I've read that everyone we meet has been sent to teach us something. If that's so, I'm hard at work.
I encounter my father, in various guises, everywhere. I'm surrounded by narcissists--at work and at home. Hubby is so self-involved that I'm surprised he even notices I'm in the room. Sometimes I'm not sure that he does.
Stepson doesn't know anything about me. He never asks about what I'm interested in, what my life is like. He knows nothing about my childhood. Our conversations are always about him.
Not everyone in Crazy Land is a narcissist, but we've got more than our share. The Foot Lady, Crazy Employee, Owner, Loathsome, The Golf Pro--for all of them the world is a mirror.
If there's anything at which I'm expert, it's dealing with narcissists. Unfortunately, the way I deal with them is very unhealthy. Being highly intuitive, I'm able to figure out what they want and how they want it, then give it to them. Not so difficult, really. Generally what they want is validation; only preferences for the means of validation differ between individuals. I anticipate their needs. I hide my own. Or I believe the needs I have can't be met by other people.
I'm so chameleon-like that everyone thinks I'm like them, but I'm not, you know. There are a lot of things I have to fake. I don't know what occurs in non-catastrophic childhoods. It's as alien to me as living on another planet. It's such a strange thing, to try so hard to picture what "normal" (for for that matter, dysfunctional) childhood looks like. I won't ever know.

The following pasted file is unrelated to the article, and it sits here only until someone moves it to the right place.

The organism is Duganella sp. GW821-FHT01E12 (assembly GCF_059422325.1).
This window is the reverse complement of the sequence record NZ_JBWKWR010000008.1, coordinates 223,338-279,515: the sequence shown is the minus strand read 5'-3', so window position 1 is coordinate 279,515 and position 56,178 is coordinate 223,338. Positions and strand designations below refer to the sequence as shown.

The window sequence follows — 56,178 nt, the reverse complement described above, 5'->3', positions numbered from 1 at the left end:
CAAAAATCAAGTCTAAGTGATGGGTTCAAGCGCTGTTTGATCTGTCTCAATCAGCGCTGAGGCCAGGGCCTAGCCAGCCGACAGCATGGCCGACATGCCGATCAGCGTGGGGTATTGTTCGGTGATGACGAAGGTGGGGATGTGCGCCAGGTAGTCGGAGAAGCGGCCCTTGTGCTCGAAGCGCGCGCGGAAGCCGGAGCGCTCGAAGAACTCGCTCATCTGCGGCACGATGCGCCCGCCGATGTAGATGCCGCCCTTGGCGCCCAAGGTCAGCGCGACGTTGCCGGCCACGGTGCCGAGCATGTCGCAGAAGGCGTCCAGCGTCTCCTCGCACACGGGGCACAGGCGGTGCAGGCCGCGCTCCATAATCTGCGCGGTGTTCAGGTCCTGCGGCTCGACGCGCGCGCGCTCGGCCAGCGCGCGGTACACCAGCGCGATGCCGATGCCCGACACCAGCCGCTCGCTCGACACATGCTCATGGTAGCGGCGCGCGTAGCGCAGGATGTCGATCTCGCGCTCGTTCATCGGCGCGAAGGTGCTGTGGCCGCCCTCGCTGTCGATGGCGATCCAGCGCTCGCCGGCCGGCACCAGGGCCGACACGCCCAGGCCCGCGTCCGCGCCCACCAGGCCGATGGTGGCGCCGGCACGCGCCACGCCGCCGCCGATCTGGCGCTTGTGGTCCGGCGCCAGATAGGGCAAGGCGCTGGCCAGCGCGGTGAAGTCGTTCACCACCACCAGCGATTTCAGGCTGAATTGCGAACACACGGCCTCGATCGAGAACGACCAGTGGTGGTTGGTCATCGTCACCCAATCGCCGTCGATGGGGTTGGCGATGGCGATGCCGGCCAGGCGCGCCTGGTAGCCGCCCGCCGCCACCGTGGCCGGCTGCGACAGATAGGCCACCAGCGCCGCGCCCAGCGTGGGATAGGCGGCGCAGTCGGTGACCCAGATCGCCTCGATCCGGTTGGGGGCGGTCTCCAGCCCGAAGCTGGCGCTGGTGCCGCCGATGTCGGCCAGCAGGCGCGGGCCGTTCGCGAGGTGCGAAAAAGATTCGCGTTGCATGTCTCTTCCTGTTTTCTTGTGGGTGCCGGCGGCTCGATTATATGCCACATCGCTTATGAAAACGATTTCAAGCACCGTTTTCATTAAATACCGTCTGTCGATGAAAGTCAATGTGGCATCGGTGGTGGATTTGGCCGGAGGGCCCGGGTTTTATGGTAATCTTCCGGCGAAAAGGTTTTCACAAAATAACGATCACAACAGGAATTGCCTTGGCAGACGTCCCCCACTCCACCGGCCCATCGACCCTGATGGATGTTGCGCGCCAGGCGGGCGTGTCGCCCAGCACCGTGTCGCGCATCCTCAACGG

So what am I learning? Apparently, not much. I continue to live with a man who has an absolutely astounding sense of personal entitlement. At work, I shift certain characteristics to the foreground and others to the background, depending on who I'm with at any given time. I'm not pretending to be someone I'm not; I'm merely rearranging parts of my personality. Morphing into someone others find more palatable and easy to understand is probably one of those things I'm supposed to learn not to do.
At the moment, I think the lesson to be learned is to love myself, just as I am. That's a mighty tall order. I've lived my life, dedicated to figuring out how to fit in with everyone else, working on social skills, fixing the things that were wrong with me.
I've decided to stop trying to change myself into someone I'm not. What does that have to do with my dad? Everything and nothing.